It is important to note that since this is practically a new case, we can fully expect very different performances than at regionals, but teams like UVA just always manage to seem extremely polished, so we expect them to remain at the top. After Patrick Henry managed to sweep UVA at regionals, we are looking forward to a possible rematch and seeing if UVA can reclaim its crown at the top. We would also love to see rematches from Haverford vs. Howard and Rutgers vs. Fordham (assuming Fordham A takes their B team’s spot after Rutgers helped in knocking them out).

It should also be noted that this tournament may have a lot of bottom teams. Having 7 teams come off the open bid list to this tournament means that there will probably be a fairly big gap between the top 10 and the bottom 10 or so. This will make schedules a very important factor in who breaks from this region.

Good luck to everyone, this will likely be one of the most difficult ORCS to break from, the DC area - east coast ORCS always manages to be absolutely brutal.

Team to Watch:
Rutgers: For the first time in school history, Rutgers made it to Nationals last year, but with only one senior. Their program is missing only one member from last year, their most successful year, and he even came back to help coach them! Rutgers doesn’t normally get the attention a lot of some of the top east coast teams get, but they absolutely deserve it. Rutgers has been improving a lot lately and this season their A team has had some very impressive outings at very impressive tournaments. First traveling to Columbia for CUBAIT where they had mild success: going 3-4-1, notably splitting with Harvard A. Next the team traveled to Tufts and took an impressive 5 ballots off a tough field. Dropping to Cornell, but then splitting with Fordham LC, and sweeping Boston University as well as Tufts got this team back on track. They then went to Yale where they again faced a very tough field and managed to take a ballot off Yale B as well as sweeping Rochester, but fell to a strong Chicago team as well as Fordham LC (stay posted on this rivalry).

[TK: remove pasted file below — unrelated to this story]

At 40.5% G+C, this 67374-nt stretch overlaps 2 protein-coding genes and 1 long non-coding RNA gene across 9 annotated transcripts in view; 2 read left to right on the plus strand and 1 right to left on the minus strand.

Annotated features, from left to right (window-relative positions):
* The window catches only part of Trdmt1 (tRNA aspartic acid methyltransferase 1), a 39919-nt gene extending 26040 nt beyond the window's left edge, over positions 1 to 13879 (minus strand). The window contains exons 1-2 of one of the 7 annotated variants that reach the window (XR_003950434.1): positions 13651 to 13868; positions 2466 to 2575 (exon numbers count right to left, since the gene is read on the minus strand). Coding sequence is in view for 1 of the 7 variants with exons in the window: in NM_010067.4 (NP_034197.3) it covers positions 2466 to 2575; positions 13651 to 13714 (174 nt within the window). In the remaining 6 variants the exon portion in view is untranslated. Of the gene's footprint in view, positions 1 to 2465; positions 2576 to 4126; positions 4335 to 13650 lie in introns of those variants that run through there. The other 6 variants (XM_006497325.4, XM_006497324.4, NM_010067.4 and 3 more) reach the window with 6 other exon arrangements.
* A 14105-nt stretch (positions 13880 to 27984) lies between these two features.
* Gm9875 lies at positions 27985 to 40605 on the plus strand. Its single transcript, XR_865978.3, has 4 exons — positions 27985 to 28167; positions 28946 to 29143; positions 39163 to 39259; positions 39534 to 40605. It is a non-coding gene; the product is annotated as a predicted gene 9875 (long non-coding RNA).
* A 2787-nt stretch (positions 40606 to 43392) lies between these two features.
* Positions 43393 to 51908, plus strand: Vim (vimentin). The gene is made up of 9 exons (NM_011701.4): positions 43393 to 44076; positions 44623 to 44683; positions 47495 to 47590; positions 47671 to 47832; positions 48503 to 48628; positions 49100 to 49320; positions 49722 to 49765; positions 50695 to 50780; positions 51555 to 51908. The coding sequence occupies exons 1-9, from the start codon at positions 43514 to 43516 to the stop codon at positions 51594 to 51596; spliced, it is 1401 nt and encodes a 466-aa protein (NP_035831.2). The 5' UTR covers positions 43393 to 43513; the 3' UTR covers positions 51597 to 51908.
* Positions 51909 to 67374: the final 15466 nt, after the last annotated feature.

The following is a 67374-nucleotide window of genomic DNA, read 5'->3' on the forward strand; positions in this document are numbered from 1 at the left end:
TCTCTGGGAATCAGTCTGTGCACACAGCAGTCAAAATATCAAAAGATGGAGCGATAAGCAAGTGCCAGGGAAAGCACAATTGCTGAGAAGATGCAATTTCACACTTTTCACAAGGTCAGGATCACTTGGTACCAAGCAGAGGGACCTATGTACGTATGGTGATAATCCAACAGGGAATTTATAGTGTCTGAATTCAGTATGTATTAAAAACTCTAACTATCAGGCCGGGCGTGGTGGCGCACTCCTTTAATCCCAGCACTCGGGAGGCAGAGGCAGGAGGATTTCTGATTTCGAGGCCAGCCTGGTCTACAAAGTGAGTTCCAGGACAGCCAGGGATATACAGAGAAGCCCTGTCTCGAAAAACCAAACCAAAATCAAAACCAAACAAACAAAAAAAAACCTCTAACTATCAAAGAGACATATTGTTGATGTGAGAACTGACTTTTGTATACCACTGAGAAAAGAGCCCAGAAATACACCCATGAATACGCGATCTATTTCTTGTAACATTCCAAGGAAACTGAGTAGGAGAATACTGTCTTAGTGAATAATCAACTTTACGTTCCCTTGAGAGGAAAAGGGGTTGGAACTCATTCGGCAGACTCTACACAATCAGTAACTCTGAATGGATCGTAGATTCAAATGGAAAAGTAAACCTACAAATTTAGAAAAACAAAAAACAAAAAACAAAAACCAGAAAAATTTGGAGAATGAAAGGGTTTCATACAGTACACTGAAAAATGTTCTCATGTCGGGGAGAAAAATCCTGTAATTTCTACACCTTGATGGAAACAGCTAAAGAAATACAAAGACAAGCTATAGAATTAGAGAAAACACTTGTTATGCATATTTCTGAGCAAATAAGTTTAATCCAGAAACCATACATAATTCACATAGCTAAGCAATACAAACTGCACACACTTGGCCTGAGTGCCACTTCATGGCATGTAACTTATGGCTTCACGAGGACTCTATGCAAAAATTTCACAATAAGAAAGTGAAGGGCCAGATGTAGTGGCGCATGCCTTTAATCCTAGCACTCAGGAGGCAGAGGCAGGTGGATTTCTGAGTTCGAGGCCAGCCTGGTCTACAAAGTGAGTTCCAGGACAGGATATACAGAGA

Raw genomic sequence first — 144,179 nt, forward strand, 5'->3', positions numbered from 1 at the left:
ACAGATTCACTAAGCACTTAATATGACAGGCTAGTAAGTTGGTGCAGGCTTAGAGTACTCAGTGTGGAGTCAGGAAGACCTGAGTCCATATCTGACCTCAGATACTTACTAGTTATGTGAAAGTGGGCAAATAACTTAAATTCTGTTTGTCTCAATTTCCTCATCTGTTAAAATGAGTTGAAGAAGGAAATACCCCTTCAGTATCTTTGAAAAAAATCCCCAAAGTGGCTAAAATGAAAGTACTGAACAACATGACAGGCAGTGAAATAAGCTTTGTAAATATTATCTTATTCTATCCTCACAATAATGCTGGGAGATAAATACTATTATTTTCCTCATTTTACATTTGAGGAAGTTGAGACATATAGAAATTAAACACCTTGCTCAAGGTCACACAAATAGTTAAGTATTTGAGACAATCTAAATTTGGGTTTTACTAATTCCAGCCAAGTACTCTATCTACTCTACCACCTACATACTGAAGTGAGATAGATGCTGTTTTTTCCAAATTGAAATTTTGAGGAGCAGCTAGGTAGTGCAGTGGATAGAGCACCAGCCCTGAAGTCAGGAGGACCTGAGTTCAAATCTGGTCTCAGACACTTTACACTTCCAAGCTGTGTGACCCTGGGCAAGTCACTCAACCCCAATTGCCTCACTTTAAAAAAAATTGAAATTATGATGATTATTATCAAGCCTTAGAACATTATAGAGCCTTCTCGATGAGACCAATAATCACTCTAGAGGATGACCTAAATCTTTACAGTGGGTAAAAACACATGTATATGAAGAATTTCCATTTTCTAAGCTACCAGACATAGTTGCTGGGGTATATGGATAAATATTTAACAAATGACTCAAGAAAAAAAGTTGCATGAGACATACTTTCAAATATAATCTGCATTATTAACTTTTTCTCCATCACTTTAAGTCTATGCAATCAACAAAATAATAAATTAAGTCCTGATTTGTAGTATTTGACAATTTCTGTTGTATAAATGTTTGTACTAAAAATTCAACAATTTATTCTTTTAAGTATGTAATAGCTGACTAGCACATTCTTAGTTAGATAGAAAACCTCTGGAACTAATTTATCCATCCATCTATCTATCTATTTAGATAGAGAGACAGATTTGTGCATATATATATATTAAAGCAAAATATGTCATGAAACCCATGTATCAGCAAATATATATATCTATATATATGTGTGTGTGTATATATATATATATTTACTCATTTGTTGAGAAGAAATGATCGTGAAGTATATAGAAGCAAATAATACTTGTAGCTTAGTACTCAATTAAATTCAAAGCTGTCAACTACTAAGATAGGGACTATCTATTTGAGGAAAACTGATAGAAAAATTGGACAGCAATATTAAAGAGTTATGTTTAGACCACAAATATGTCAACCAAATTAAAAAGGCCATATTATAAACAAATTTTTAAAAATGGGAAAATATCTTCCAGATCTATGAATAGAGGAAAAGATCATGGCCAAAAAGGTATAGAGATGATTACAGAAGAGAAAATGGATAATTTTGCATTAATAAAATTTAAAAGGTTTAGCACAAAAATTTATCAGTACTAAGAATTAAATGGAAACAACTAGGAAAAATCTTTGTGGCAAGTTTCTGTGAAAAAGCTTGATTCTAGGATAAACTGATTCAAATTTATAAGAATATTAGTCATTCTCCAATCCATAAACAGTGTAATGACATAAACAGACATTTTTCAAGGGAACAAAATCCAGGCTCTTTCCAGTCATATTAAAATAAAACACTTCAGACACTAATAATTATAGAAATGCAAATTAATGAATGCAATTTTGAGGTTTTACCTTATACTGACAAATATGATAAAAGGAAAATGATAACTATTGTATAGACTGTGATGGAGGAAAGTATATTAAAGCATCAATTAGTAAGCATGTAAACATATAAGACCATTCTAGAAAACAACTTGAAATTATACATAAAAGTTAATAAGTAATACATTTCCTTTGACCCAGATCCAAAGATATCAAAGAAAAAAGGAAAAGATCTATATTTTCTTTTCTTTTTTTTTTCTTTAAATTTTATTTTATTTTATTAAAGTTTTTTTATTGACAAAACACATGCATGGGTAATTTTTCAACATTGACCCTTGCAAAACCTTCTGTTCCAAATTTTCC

Rutgers then made some slight adjustments, finalizing their A team roster with: Humayoon Hashmi (‘20), Mike Kleynman (‘19), Rohit Purma (‘19), Michael Nanchanatt (‘19), Christine Botvinnik (‘19), Robert Servilio (‘19), Nicoletta Eby (‘18), and Katie Dale (‘18). This program has been dominated by their insanely powerful current junior class. Kleynman may be one of the top junior attorneys in AMTA. As just a sophomore, Kleynman managed to receive a perfect 30 ranks at nationals. He was the only attorney to receive a perfect 30 ranks at nationals. President and Senior, Nicoletta Eby, has also won a number of awards and is looking to return to nationals again this year and prove that their appearance wasn’t a fluke. Kleynman, Nanchanatt, Botvinnik, Servilio, and Eby were also on the team that went to nationals last year. Last year’s nationals team had a decent first time showing, going 5-6-1. When you consider that so many of those members are returning, it makes Rutgers are quite intimidating team. What is even scarier is that this team has only two seniors. The bulk of their talent and the bulk of their program is built around a current junior class which makes up: 5/8 members of the A team, 4 of those 5 were on the team last year - the first to make it to Nationals. Our guess is that until this class, with Nanchanatt and Kleynman at the helm, graduates, Rutgers will continue to be one of the top teams in the North East and a Nationals regular.